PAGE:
What’s the best protein powder? Protein powders are aplenty and it’s as diverse as people’s views about which one is the best. The flavors available resemble the options in an ice cream parlor. The varied sources of protein available reveal the diverse demands of different consumers. This can be very confusing for many. So how do you decide which protein powder is the best one to suit your needs?
Today, we’ll take a look at some of the most popular protein sources and inspect their unique benefits as well as some possible downsides to help you narrow down your choice.
Casein is the main source of protein in milk. It slows the digestion of casein protein when exposed to stomach acid. It’s essential that you consider using casein for muscle recovery post-exercise as it won’t be accessible to your muscle cell for recovery and restoration unlike whey protein. But this slower digestion can have its benefits when used later in the day or to help curb appetite.
Casein protein powders are quite cheap but they’re often processed in ways that decreases their dietary benefits. Casein Hydrolysate or Rennet casein powders have been processed in a manner that retains some of the nutrient density while also making the protein powder more user-friendly.
However, casein may cause irritation in your immune system, boost mucous production and aggravate allergy symptoms.
Just like testosterone boosters, study reveals that whey protein can give better benefits if you’re trying to gain or preserve muscle mass. This protein is packed with the essential amino acid Leucine (a strong muscle builder). Your options in whey protein are whey protein isolates and whole whey proteins.
During processing, isolates have the fats removed from the whey; whole whey still has the fat in the powder. Isolates have greater protein density than whole whey. When you eliminate the fat from the whey though, you lose lipoic acid and phospholipid glutathione (which are essential benefits to your immune system).
Whey isolate has about 2 g – 3 g protein difference from full whey protein. This loss is easy to recompense for in your diet but the immunologic benefits from the fats lost aren’t as easy to recompense for. When processing whey isolates, alkalizing minerals are lost making whey isolate a more acidic food than whole whey.
What’s the ideal whey? It’s whole whey from grass-fed cows that has been cold processed, not heat pasteurized. This provides you the ultimate overall nutrient density.
Hemp is complete with the vital amino acids, making it a great source of plant-based protein. It can be a valuable part of a healthy diet though it’s efficiency in gaining muscle is low. Hemp seeds are great sources of omega-3 and omega-6 fatty acids, ascorbic acid, beta-carotene, calcium, fiber, iron, magnesium, niacin, phosphorus, phytosterols, potassium, riboflavin and thiamine.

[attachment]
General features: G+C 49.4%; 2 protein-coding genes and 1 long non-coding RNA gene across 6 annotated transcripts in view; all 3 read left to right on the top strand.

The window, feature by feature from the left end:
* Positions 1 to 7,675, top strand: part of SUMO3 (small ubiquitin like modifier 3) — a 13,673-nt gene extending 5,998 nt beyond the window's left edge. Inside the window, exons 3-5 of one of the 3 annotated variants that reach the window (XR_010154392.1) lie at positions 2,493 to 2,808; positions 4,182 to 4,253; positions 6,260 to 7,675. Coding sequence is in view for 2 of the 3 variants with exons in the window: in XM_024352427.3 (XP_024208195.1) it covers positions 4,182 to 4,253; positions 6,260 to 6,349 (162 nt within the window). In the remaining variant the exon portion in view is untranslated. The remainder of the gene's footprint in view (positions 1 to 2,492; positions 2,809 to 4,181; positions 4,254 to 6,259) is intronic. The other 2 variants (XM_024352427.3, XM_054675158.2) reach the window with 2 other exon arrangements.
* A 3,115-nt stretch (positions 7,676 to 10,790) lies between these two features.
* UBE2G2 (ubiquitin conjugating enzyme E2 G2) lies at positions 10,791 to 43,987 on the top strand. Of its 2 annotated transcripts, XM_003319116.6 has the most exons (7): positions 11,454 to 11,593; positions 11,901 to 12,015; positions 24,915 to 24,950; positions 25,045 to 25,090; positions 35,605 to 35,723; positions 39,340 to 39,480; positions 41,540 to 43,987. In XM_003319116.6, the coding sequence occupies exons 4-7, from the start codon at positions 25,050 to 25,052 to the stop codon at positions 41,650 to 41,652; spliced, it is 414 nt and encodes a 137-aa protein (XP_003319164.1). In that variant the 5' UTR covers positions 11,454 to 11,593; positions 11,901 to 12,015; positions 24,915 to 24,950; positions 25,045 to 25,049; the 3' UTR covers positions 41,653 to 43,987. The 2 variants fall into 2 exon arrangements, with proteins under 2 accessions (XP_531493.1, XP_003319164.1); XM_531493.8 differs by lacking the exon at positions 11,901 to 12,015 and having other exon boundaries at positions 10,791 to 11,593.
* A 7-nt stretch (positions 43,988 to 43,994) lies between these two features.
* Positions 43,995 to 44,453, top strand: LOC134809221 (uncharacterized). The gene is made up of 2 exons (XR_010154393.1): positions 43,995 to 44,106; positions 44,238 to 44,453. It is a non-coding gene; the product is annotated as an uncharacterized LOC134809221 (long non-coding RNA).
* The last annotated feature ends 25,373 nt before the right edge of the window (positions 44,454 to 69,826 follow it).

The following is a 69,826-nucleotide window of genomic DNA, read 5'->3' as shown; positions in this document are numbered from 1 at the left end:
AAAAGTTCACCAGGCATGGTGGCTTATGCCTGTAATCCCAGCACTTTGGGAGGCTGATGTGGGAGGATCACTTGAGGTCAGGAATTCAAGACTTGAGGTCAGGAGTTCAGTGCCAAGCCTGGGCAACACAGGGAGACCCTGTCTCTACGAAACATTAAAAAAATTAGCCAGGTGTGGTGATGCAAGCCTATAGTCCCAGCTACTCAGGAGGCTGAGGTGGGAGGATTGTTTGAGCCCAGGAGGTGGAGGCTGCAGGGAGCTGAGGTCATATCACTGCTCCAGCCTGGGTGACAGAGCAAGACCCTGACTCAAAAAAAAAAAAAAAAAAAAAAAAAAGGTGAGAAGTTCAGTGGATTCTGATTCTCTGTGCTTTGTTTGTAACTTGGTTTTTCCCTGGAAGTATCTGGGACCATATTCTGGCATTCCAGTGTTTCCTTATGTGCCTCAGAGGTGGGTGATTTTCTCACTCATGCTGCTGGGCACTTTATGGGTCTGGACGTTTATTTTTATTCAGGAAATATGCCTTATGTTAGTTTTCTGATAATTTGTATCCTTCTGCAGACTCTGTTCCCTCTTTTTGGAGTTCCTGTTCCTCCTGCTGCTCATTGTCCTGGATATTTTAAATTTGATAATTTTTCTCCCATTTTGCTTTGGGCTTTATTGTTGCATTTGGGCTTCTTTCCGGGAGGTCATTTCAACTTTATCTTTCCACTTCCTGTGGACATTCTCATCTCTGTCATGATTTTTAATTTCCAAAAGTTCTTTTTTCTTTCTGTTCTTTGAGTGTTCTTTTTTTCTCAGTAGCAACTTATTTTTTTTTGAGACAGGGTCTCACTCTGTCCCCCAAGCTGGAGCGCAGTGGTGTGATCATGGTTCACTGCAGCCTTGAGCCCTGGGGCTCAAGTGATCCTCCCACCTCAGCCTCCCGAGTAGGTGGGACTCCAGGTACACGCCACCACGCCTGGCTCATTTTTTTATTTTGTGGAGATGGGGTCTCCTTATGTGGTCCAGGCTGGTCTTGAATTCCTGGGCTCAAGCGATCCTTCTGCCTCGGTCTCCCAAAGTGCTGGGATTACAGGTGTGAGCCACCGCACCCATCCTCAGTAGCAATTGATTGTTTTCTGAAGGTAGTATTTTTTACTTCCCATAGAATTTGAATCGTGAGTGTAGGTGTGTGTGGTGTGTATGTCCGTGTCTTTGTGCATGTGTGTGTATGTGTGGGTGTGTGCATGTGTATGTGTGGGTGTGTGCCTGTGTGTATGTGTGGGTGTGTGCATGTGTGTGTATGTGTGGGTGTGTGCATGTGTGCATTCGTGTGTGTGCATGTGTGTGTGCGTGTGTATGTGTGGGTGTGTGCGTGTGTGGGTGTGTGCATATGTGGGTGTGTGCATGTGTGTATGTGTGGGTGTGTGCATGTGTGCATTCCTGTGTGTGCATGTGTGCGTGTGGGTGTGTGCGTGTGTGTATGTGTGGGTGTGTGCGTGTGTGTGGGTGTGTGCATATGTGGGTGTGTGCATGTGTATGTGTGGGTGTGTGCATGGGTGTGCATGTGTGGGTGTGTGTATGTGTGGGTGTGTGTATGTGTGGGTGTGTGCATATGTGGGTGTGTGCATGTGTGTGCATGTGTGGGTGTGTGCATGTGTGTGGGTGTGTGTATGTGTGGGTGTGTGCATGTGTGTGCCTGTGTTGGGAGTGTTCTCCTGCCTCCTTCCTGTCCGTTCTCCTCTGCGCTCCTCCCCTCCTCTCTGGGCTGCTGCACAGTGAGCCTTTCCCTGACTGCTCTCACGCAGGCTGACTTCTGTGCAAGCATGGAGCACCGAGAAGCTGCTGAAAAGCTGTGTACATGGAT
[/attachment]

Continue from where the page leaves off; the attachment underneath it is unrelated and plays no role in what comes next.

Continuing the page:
People that experience some GI (gastrointestinal) pain with soy and dairy find a welcome relief when they shift to hemp. The plant proteins are very easy on your GI system.
Soy proteins take the lead for vegetarian non-dairy protein powders for quite some time. It’s whole source of protein that’s packed with all the important amino acids. Soy also offers your body isoflavones (provides defence against cancer and cardiovascular illness).
Go for whole organic non-GMO (GMO – genetically modified organisms) soy protein powder. Soy protein isolates don’t have the same health benefits and should be avoided. While non-organic soy is high in pesticide deposit.
Keep in mind that isoflavones are phytoestrogens which can impede with your body’s hormone balance can lead to a decrease in testosterone levels. So be careful of the amount and type of soy you consume. If your diet contains whole soy foods, another protein powder would be the best option for you.
This is an awesome vegan source of protein and another alternative for those who don’t want dairy and can’t digest soy. It’s also easy to digest and gluten-free making it a great option for people with food sensitivities. Pea protein is made from yellow peas. It’s a complete protein but lacks cysteine (an amino acid), which is why it shouldn’t be your main source of protein.
If you’re using pea protein as your primary source, try mixing it with another protein powder to give you ample amino acids.
Brown rice protein powders are another vegan substitute. This type digests and absorbs well, is gluten-free and most of all inexpensive which makes it another great choice for those with food sensitivities. But, it’s low in lysine (another amino acid). Combining brown rice protein powder with another will cover that deficit.
Each of these protein sources have their own distinct benefits. Try them out to know which protein powder works best for you.